In Tokyo, a mysterious radioactive liquid is dissolving people into slimy, sentient, seemingly indestructible, blobs of destruction! Part-Japanese gangster noir, part-gooey body melting horror, The H-Man (Bijo to Ekitai-ningen Beauty and the Liquid People') is one of the most unique sci-fi films of the 1950s. A series of mysterious catastrophes sweep the globe, causing the world's scientists to conclude that beings from another planet are attacking Earth, and the world must unite to defend itself in a gigantic battle in outer space! With wonderful special effects sequences by Eiji Tsuburaya (Godzilla, Ultraman), and a rousing score by Akira Ifukube (Godzilla), Battle in Outer Space is a glorious sci-fi extravaganza. The Masters of Cinema Series is proud to present two classics of Japanese sci-fi cinema, both directed by the great IshirÅ Honda, for the first time ever on home video in the UK. Special Features: Limited Edition O-Card Slipcase (First Print Run of 2000 copies ONLY) featuring new artwork by Darren Wheeling Includes both Japanese and English versions of each film, presented across two Blu-ray discs Original mono audio presentations English subtitles (for Japanese versions) and English SDH (for English versions) The H-Man: Brand new audio commentary with authors and Japanese sci-fi historians Steve Ryfle and Ed Godziszewski The H-Man: Brand new audio commentary with film historian and writer David Kalat Battle in Outer Space: Audio commentary with authors and Japanese sci-fi historians Steve Ryfle and Ed Godziszewski Battle in Outer Space: Brand new audio commentary with film historian and writer David Kalat Stills Galleries PLUS: A collector's booklet featuring essays by Christopher Stewardson and Japanese cinema expert Jasper Sharp (Midnight Eye)
Join mankind's most treacherous battle for survival! From the director of the original Kaiju classic Godzilla comes The Mysterians - available on DVD for the first time! After a Japanese town is totally destroyed the military arrive to investigate. They encounter a giant robot that is decimating everything in its path. A dome appears out of the ground and a group of scientists are invited to meet the alien Mysterians from the planet Mysteroid. The Mysterians have come in peace all they ask humanity for is three-square kilometers of land and the right to interbreed with Earth women to repopulate their species. Outraged at such a suggestion humanity declares war on the Mysterians which leads to the revelation of the aliens' sinister secrets. However Earth stands little chance against the technologically advanced beings unless a group of scientists can come up with a super weapon to use against them. The Mysterians was the first colour Japanese science fiction film to be shot in widescreen. The creative team responsible for Godzilla reunited for the production and the special effects are striking. Flying saucers zeppelin-type aircraft ray-gun blasts mass floods and violent explosions are fantastically executed setting the standard for model effects and science fiction art design for years to come. Vibrant and bursting with action The Mysterians is an arresting vision of futuristic warfare and a cautionary tale for the atomic age; a treat not only for robot fanatics and cult sci-fi film fans but one of Ishiro Honda's most celebrated and spectacular extravaganzas.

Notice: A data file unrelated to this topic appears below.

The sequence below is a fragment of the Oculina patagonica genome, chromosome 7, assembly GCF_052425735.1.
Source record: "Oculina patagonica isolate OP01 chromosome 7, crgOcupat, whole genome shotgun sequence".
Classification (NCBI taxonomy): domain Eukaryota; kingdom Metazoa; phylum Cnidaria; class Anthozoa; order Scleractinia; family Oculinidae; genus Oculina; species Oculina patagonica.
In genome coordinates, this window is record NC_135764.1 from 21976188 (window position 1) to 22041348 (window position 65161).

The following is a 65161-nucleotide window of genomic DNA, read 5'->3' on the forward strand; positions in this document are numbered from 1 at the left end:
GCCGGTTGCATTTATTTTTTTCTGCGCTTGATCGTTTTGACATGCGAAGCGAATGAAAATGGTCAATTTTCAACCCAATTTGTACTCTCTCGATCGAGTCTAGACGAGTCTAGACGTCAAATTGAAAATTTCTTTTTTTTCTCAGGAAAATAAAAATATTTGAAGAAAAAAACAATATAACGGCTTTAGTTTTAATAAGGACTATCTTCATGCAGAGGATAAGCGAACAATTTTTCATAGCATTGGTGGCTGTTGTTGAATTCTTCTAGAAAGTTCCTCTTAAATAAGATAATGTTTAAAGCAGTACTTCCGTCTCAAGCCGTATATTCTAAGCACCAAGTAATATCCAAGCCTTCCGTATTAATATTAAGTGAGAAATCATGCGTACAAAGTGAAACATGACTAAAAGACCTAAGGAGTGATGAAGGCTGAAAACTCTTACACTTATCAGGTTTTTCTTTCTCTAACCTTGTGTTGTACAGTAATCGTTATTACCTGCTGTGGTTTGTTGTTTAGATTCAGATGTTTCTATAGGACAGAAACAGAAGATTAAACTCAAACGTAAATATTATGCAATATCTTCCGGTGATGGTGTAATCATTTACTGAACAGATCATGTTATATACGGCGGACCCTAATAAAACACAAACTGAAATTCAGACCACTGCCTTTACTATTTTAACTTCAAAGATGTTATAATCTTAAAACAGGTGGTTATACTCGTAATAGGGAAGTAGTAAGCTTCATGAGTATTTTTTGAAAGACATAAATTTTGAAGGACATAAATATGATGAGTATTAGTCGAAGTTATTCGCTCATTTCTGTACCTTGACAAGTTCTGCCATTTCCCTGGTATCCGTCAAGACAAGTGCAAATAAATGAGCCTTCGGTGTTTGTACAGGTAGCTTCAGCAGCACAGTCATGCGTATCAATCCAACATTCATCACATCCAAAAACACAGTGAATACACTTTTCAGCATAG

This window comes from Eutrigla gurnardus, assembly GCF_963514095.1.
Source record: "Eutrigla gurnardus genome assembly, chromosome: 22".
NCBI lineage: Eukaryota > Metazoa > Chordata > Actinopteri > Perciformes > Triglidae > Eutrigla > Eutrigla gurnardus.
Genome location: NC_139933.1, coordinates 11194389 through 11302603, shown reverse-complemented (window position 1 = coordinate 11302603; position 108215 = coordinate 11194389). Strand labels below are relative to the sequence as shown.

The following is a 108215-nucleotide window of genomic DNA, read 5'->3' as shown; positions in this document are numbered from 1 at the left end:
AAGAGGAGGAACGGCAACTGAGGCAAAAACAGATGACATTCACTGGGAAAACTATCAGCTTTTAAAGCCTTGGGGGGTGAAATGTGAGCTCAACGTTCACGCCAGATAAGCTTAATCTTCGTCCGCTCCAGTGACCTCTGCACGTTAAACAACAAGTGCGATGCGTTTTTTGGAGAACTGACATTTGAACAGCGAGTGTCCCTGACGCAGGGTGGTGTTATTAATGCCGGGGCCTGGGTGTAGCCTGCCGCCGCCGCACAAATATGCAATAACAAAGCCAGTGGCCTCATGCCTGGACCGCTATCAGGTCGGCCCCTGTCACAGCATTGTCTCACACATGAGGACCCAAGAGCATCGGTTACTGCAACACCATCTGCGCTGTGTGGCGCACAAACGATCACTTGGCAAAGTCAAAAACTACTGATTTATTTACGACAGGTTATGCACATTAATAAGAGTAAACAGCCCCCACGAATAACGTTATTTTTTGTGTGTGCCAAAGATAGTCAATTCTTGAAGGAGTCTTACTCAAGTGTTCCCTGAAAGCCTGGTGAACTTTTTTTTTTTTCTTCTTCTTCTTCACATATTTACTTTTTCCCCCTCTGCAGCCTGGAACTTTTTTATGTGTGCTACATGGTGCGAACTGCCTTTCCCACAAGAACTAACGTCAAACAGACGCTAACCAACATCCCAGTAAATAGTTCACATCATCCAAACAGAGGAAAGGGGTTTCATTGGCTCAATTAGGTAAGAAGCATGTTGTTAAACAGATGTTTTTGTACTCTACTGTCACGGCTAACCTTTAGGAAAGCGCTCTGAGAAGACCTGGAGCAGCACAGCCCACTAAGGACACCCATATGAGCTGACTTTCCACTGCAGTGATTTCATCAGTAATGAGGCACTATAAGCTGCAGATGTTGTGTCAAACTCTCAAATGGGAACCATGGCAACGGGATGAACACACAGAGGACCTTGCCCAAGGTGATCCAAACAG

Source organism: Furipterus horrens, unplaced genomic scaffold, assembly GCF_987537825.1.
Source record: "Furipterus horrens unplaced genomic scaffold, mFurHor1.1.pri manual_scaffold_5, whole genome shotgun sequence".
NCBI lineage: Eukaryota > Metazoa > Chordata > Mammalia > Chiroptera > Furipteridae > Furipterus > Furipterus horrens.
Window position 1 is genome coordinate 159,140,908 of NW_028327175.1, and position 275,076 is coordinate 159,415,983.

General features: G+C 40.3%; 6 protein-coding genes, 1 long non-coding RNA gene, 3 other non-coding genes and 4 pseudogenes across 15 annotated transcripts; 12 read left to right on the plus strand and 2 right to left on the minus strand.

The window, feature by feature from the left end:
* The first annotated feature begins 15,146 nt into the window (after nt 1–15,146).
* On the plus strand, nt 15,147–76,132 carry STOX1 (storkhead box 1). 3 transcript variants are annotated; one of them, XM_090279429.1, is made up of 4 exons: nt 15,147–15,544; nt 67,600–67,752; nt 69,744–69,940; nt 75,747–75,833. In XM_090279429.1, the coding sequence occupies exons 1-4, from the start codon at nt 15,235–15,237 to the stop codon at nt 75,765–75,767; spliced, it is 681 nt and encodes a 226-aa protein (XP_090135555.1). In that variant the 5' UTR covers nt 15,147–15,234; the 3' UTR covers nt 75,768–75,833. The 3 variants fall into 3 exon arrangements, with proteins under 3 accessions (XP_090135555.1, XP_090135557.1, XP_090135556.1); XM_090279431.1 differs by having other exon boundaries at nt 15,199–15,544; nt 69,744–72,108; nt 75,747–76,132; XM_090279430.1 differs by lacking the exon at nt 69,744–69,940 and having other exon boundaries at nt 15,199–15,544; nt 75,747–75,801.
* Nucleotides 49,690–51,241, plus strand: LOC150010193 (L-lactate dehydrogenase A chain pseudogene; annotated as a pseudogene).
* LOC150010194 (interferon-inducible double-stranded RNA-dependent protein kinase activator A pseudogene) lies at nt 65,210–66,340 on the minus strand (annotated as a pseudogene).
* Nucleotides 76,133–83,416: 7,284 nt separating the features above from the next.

Based on the true story of Iwao Enokizu (Ken Ogata) and his murderous rampage which sparked a 78-day nationwide manhunt Shohei Imamura's disturbing gem won every major award in Japan on the year of its release. Both seducing and repelling with its unusual story and grisly humour Imamura uncovers a seedy underbelly of civilised Japanese society. Unfolding through multiple flashbacks Ogata delivers a career-defining performance as a day-labourer and smalltime con-artist who after
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